Potworms (or 'white worms') are small, white, segmented worms, related to earthworms. All oligochaete worms have small bristles (setae) in bundles on most body segments. In the Family Enchytraeidae, these setae bundles begin from the second segment and there are usually four setae on each bundle. All the setae are pointed, simple in structure, and are either straight or sigmoid (s-shaped).
25 mm long, diameter 0.7 mm - 1.5 mm.
Potworms are found in littoral (shore), aquatic and terrestrial habitats and frequently in moist forest soils. They can reach densities of 250,000 individuals per square metre. Although they are widely distributed, they are not common in the tropics.
Potworms have a thin cuticle, on the body surface, through which water can diffuse in and out. Because of this, they require 100% humidity and will dehydrate and die in dry environments.
Feeding and Diet
Potworms feed on dead organic matter and small droppings. They also ingest small mineral particles and may play an important role in mixing organic matter into the mineral soil. Close examination of a live potworm with a magnifier will reveal the movement of the food from the mouth to the anal opening at the rear end of the body.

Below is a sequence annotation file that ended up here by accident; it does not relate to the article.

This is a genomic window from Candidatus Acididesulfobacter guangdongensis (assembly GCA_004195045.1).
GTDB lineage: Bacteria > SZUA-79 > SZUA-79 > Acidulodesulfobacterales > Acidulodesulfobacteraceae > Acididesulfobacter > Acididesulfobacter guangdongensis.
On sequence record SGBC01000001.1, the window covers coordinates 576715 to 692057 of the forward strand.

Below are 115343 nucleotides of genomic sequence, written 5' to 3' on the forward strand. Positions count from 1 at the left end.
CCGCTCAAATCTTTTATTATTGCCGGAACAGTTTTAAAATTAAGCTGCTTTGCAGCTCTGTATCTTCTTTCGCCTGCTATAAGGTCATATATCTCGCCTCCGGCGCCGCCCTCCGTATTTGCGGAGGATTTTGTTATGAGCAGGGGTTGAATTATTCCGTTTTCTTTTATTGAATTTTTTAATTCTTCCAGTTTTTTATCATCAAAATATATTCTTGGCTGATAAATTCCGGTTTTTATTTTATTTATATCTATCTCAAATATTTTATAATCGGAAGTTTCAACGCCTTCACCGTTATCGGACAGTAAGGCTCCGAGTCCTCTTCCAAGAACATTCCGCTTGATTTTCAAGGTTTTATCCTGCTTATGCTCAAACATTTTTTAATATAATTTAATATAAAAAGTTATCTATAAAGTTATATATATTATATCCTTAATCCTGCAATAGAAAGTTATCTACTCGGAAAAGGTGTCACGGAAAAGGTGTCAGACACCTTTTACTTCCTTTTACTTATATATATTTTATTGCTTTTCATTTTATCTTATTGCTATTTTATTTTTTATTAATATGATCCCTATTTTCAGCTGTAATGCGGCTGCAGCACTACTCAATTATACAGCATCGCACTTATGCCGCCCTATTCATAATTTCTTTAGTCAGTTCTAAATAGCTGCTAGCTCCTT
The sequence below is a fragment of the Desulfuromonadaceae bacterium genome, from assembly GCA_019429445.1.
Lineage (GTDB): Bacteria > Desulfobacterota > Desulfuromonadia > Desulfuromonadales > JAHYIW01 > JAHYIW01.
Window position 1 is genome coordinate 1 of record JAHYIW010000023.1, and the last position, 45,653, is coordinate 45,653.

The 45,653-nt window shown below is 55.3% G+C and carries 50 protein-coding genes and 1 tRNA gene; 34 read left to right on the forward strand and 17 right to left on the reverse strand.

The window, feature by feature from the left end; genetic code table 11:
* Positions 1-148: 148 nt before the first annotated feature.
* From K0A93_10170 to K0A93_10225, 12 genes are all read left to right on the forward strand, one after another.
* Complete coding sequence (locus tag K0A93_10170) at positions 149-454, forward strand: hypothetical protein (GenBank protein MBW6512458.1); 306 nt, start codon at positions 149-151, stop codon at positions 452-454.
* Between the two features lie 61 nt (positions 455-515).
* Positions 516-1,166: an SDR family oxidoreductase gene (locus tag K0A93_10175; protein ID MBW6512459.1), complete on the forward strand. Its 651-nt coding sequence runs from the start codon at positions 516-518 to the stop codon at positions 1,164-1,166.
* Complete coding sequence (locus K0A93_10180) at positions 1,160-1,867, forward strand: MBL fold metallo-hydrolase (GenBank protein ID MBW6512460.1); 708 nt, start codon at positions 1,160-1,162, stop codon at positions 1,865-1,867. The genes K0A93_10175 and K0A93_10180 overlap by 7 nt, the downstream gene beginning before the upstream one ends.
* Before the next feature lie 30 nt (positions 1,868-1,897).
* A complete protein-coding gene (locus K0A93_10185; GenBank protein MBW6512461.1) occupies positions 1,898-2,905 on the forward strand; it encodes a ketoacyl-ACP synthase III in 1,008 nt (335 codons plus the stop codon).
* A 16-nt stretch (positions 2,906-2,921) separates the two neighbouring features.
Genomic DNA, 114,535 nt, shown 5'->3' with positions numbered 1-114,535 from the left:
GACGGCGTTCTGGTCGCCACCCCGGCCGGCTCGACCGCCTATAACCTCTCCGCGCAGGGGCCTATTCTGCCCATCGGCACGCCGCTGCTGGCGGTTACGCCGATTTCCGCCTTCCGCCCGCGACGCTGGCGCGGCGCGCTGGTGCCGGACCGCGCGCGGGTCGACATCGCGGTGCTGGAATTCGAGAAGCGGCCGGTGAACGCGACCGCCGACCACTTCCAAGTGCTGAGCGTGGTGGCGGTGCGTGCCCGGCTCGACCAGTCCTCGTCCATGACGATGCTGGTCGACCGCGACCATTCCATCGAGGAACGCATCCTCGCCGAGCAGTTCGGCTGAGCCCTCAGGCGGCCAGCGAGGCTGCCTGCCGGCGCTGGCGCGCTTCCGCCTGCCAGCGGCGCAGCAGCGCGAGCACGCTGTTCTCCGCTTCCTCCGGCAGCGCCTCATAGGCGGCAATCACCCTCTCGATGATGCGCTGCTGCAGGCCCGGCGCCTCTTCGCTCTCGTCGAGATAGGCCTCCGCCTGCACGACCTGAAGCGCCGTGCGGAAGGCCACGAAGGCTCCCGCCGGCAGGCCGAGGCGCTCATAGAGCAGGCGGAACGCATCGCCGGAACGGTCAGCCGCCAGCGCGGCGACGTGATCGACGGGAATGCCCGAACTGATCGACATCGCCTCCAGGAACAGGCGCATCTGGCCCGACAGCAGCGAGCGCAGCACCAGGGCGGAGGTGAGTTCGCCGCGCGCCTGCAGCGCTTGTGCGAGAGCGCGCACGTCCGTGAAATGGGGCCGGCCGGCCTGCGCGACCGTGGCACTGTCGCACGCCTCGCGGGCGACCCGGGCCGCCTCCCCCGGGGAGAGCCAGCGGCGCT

Other behaviours and adaptations
Potworms are often encountered in compost bins and worm farms, particularly if these are slightly acidic. Like earthworms, they function as composters and will not harm healthy compost worms. Potworm numbers can be reduced by adding bread soaked in milk to the surface of the worm bedding material. When the bread is covered in white worms, it can be removed and replaced.
Recently, a soil toxicity test was developed using potworms as test animals. This is because potworms are:
- relatively easy to work with
- come into contact with both the soil solution and the solid parts of soil
- considered to be 'keystone' species in virtually all terrestrial ecosystems.
Some potworms are raised as fishfood.
Mating and reproduction
Oligochaete worms are hermaphroditic, meaning they possess both male and female reproductive organs. When oligochaete worms are in their reproductive phase, they have a ring of thickened, glandular skin (called a clitellum) around the genital segments. In potworms, the testes (male reproductive tissue) are in segment 11, the ovaries (female reproductive tissue) and male pore are in segment 12 and the paired spermathecae (sperm receptacles) in segment 5.
- Van Vliet, P. C. J., Coleman, D. C. and Hendrix, P. F. (1997). Population dynamics of Enchytraeidae (Oligochaeta) in different agricultural systems. Biology and Fertility of Soils 25: 123-129.
- Rob Blakemore, Tasmanian Earthworms CD-ROM.